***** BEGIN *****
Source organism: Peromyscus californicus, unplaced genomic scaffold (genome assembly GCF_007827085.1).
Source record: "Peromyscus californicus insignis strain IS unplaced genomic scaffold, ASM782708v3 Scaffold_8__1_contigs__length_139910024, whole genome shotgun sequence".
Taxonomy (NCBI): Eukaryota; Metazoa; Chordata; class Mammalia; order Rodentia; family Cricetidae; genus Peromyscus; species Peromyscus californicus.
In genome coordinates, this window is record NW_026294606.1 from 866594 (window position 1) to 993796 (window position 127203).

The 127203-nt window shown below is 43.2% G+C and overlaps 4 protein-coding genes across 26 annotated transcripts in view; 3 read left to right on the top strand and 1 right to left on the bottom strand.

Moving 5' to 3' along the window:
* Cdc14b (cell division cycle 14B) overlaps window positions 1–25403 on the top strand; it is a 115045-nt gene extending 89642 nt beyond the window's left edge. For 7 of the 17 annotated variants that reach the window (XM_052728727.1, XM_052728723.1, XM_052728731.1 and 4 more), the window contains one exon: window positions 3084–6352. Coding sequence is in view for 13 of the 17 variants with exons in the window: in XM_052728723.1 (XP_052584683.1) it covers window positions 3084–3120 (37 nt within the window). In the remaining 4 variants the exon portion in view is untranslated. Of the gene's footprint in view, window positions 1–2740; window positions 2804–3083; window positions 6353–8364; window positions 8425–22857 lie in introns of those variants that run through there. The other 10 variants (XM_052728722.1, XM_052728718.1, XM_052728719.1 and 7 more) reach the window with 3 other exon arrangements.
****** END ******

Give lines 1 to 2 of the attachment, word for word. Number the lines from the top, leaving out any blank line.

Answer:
Source organism: Peromyscus californicus, unplaced genomic scaffold (genome assembly GCF_007827085.1).
Source record: "Peromyscus californicus insignis strain IS unplaced genomic scaffold, ASM782708v3 Scaffold_8__1_contigs__length_139910024, whole genome shotgun sequence".